“’Now our Councillors with one voice urged that she should be put to death in punishment of her crimes, but we, being mindful of the teaching of our Lord and Saviour and of His saying that we should turn the other cheek to those who smite us, out of our gentle pity have taken another counsel.

“’Learn now, most excellent Michael the Blind, who once were known as Olaf Red-Sword, that we hand over to your keeping the person of Irene, aforetime Empress, charging you to deal with her as she dealt with you and as she dealt also with the late Emperor Constantine, the son of her body, for thus shall her evil plottings be brought to naught.’”

“By God’s Name, he means that I must blind her!” I exclaimed.

Making no answer, Martina went on with the letter——­

“’Should the said Irene survive her just punishment, we command you to make sufficient provision for her daily wants, but no more, and to charge the same against the sum due Us from the revenues of Lesbos.  Should she die at once, or at any future time, give to her decent private burial, and report to Us the circumstances of her death duly attested.

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“’Keep these Presents secret and do not act upon them until the ship which brings them and the prisoner to you has sailed for Byzantium, which it is ordered to do as soon as it has been revictualled.  On your head be it to carry out these our commands, for which you shall answer with your life and those of your wife and children.  This signed and sealed at our Court of Byzantium on the twelfth day of the sixth month of the first year of our reign, and countersigned by the high officers whose names appear beneath.’”

Such was this awful letter that, having read, Martina thrust into my hand as though she would be rid of it.  Then followed a silence, which at length Martina broke.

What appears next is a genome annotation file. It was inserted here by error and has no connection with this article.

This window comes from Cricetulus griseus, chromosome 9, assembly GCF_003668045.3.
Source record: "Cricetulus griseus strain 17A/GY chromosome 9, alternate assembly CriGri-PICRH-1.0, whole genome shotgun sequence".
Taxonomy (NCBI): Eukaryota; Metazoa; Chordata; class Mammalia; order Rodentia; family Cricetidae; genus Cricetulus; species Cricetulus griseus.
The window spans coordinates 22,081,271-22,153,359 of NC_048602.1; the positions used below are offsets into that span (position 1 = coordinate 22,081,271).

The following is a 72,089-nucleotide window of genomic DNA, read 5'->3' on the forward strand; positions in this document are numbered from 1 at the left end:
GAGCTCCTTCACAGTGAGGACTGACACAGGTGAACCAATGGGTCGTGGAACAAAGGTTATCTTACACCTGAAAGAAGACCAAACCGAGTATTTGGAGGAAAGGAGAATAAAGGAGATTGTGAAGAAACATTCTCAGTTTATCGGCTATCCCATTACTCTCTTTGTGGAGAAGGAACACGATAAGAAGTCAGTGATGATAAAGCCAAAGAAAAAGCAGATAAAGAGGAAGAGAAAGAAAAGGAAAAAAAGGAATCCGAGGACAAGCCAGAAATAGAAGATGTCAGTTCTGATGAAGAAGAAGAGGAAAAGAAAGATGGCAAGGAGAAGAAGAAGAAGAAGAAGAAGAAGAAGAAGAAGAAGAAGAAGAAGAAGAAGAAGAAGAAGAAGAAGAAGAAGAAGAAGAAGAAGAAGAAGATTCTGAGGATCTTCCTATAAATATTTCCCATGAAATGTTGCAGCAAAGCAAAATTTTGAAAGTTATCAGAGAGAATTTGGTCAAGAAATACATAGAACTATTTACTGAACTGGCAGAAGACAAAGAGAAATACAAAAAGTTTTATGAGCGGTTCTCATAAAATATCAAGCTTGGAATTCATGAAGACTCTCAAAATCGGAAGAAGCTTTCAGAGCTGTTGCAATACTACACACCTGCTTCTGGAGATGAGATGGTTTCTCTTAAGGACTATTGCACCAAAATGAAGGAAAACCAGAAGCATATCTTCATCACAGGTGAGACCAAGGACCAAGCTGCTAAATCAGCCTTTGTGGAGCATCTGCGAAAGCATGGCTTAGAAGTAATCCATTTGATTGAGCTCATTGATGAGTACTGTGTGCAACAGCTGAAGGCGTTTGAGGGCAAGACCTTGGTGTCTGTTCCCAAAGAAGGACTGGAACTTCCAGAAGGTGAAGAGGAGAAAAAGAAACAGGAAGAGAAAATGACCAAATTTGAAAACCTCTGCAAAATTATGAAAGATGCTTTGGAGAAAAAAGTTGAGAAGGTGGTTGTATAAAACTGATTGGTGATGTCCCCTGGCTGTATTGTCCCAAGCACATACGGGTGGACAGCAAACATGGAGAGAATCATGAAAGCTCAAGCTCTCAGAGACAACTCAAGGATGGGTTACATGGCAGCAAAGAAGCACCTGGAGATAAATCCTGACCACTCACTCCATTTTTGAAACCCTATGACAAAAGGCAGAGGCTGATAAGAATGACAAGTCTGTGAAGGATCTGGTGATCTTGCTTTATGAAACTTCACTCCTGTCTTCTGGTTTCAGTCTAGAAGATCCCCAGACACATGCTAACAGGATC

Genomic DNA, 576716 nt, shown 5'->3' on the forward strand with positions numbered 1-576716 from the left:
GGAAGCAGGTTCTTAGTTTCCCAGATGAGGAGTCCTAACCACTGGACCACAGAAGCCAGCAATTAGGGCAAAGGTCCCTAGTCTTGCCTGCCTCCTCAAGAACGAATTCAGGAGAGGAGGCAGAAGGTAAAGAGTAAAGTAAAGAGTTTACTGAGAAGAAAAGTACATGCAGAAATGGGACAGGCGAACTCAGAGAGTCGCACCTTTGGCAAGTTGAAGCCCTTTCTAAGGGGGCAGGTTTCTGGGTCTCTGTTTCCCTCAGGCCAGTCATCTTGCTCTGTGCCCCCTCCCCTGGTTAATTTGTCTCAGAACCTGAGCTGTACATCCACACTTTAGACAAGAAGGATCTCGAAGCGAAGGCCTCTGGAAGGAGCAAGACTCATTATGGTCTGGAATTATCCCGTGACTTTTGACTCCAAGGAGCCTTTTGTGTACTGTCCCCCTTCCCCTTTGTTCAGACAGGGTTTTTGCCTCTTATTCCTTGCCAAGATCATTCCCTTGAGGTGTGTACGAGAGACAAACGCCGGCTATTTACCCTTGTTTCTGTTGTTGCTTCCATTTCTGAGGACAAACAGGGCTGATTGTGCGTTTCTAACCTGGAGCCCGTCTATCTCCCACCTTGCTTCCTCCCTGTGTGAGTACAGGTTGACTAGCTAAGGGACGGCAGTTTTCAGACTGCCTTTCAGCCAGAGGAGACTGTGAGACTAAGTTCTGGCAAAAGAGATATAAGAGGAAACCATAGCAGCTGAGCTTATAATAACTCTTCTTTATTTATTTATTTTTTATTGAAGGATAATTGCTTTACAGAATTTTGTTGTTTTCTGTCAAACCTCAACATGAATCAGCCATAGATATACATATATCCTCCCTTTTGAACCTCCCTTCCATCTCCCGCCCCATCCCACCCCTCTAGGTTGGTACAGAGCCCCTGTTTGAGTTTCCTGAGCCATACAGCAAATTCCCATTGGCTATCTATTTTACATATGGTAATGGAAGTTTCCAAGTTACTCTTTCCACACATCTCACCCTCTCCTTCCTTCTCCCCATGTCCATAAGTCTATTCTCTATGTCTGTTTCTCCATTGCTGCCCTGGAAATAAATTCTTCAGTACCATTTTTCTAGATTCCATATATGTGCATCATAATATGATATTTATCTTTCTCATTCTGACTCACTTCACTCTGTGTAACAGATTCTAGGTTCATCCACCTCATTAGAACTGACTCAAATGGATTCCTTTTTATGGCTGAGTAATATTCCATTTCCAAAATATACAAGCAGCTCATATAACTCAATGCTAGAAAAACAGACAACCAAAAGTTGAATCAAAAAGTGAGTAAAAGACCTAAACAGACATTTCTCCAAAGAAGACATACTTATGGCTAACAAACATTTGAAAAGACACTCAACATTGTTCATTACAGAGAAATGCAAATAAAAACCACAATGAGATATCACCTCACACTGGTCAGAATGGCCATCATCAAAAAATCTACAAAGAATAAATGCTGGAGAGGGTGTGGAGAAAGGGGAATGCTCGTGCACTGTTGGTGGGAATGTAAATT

“Your commands, Excellency,” she said in a dry voice.  “I understand that the—­the—­prisoner is in the ante-room in charge of the Captain Jodd.”

“Then let her remain in the charge of the Captain Jodd,” I exclaimed angrily, “and in your charge, Martina, who are accustomed to attending upon her, and know that you are both answerable for her safety with your lives.  Send the captain of the ship to me and prepare a discharge for him.  I will not see this woman till he has sailed, since until then I am commanded to keep all secret.  Send also the head officer of the guard.”

Three days went by.  The Imperial ship had sailed, taking with her my formal acknowledgment of the Emperor’s letter, and the time had come when once more I must meet Irene face to face.

I sat in the audience chamber of my Great House, and there was present with me only Jodd, my lieutenant in office.  Being blind, I dared not receive a desperate woman alone, fearing lest she might stab me or do herself some mischief.  At the door of the chamber Jodd took her from the guards, whom he bade remain within call, and conducted her to where I sat.  He told me afterwards that she was dressed as a nun, a white hood half hiding her still beautiful face and a silver crucifix hanging upon her breast.

As I heard her come I rose and bowed to her, and my first words to her were to pray her to be seated.

“Nay,” she answered in that rich, well-remembered voice of hers, “a prisoner stands before the judge.  I greet you, General Olaf, I pray your pardon—­Michael—­after long years of separation.  You have changed but little, and I rejoice to see that your health is good and that the rank and prosperity which I gave have not been taken from you.”